Student’s TTest (II)
Any statistical test that uses t distribution can be called a ttest, or the "student's ttest". It is basically used when the sample size is small i.e. n<30.
This article is a part of the guide:
Discover 34 more articles on this topicBrowse Full Outline
 1Statistical Hypothesis Testing
 2Relationships
 3Correlation
 4Regression
 5Student’s TTest
 6ANOVA
 7Nonparametric Statistics
 8Other Ways to Analyse Data
For example, if a person wants to test the hypothesis that mean height of student's of a college is not different from 150 cms, he can take a sample of size say 20 from the college. From the mean height of these students, he can test the hypothesis. The test to be used for this purpose is ttest.
Student's Ttest for Different Purposes
There are different types of ttest each for different purpose. Some of the popular types are outlined below:

Student's ttest for single mean is used to test a hypothesis on a specific value of the population mean. Statistically speaking, we test the null hypothesis H_{0}: μ = μ_{0} against the alternative hypothesis H_{1}: μ >< μ0 where μ is the population mean and μ_{0} is a specific value of the population that we would like to test for acceptance.
The example on heights of students explained above requires this test. In that example, μ0 = 150.

The ttest for difference of means is used to test the hypothesis that two populations have the same mean.
For example suppose one is interested to test if there is any significant difference between the mean height of male and female students in a particular college. In such a situation, ttest for difference of means can be applied. One would have to take two independent samples from the college one from males and the other from females in order to perform this test.
An additional assumption of this test is that the variance of the two populations is equal.

A paired ttest is usually used when the two samples are dependent this happens when each individual observation of one sample has a unique relationship with a particular member of the other sample.
For example we may wish to test if a newly developed intervention program for disadvantaged students is useful. For this, we need to obtain scores from say 22 students in a standardized test before administering the program. After the program is over, the same test needs to be administered again on the same group of 22 students and scores obtained.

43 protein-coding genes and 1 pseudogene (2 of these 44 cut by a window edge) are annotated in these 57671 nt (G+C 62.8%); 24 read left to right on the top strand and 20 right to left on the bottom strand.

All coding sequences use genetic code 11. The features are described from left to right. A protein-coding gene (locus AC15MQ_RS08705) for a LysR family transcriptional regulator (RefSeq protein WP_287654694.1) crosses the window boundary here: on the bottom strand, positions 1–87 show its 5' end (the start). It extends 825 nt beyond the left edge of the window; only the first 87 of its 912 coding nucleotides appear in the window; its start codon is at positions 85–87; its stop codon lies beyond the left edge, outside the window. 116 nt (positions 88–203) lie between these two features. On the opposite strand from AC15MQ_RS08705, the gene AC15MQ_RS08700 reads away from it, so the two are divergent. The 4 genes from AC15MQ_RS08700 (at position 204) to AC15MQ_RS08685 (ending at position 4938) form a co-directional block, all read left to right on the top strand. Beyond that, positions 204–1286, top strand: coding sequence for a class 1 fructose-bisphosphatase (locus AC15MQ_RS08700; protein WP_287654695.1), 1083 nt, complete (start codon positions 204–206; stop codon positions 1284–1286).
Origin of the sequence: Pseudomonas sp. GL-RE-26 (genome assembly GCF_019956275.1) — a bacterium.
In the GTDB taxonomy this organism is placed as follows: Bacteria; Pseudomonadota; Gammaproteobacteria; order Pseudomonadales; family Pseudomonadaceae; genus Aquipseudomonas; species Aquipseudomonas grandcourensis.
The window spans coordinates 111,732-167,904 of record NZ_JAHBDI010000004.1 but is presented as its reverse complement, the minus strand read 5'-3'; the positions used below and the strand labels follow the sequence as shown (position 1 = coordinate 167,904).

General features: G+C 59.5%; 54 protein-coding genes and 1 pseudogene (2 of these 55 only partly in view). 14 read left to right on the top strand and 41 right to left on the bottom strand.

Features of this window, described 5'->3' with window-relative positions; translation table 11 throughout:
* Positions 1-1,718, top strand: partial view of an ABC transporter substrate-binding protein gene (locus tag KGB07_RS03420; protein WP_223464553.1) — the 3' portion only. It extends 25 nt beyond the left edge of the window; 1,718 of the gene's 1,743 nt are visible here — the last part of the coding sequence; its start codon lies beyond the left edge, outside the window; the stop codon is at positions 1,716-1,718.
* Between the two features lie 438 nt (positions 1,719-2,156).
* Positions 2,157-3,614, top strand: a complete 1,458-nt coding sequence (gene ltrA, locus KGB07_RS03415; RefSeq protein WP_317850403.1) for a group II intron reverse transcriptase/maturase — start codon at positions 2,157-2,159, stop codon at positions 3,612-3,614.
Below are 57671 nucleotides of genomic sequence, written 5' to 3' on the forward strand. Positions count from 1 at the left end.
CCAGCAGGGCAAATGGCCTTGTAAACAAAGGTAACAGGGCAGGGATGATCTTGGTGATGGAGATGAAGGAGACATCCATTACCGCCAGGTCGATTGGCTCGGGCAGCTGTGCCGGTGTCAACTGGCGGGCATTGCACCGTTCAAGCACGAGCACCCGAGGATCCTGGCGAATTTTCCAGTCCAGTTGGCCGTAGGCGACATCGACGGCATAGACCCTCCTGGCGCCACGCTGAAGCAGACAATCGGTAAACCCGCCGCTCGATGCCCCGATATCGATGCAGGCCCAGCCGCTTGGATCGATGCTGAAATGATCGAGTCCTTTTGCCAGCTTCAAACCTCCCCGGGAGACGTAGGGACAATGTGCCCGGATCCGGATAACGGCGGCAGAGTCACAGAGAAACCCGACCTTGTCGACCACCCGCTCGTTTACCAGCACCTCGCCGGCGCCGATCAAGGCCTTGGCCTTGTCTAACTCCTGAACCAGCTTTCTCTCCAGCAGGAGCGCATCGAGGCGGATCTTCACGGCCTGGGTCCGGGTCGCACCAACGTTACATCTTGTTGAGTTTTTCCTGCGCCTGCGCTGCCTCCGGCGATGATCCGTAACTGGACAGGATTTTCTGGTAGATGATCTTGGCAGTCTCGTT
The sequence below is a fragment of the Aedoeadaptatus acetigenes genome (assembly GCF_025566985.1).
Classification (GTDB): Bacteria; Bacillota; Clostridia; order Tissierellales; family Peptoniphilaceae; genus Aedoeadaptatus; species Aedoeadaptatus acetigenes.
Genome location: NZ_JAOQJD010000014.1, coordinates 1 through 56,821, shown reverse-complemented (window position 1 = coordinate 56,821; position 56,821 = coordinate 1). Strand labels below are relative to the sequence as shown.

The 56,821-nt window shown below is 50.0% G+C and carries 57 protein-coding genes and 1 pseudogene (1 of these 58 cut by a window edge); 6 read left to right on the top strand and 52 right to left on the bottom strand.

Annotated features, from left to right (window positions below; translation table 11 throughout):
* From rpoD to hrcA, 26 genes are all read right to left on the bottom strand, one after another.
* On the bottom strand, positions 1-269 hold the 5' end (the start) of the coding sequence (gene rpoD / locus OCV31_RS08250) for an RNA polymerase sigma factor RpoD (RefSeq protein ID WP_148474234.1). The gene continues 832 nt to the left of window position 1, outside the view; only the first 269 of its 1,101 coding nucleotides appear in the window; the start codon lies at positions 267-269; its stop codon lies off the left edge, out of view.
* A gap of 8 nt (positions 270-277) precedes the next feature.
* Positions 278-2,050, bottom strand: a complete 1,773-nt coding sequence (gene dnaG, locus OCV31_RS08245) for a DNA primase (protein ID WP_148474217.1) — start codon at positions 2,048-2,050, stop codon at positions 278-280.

The two samples the sample of prior intervention scores and the sample of post intervention scores are related as each student has two scores. The samples are therefore dependent. The paired ttest can is applicable in such scenarios.

A ttest for correlation coefficient is used for testing an observed sample correlation coefficient (r).
For example suppose a random sample of 27 pairs of observation from a normal population gave a correlation coefficient 0.2. Notice that this is the sample correlation coefficient obtained from a sample of observations. One may be interested to know whether the variables are correlated in the population. In this case we can use ttest for correlation coefficient
 A ttest for testing significance of regression coefficient is used to test the significance of regression coefficients in linear and multiple regression setup.
Assumptions
Irrespective of the type of ttest used, two assumptions have to be met.
 the populations from which the samples are drawn are normal.
 the population standard deviation is not known.
Student's ttest is a small sample test. It is difficult to drawn a clearest line of demarcation between large and small sample. Statisticians have generally agreed that a sample may be considered small if its size is < 30.
The test used for dealing with problems relating the large samples are different from the one used for small samples. We often use ztest for large samples.
.Check out our quizpage with tests about:
Explorable.com (Jul 20, 2009). Student’s TTest (II). Retrieved Feb 23, 2019 from Explorable.com: https://explorable.com/studentsttest2
You Are Allowed To Copy The Text
The text in this article is licensed under the Creative CommonsLicense Attribution 4.0 International (CC BY 4.0).
This means you're free to copy, share and adapt any parts (or all) of the text in the article, as long as you give appropriate credit and provide a link/reference to this page.
That is it. You don't need our permission to copy the article; just include a link/reference back to this page. You can use it freely (with some kind of link), and we're also okay with people reprinting in publications like books, blogs, newsletters, coursematerial, papers, wikipedia and presentations (with clear attribution).
Related articles
.Want to stay up to date? Follow us!
.Footer bottom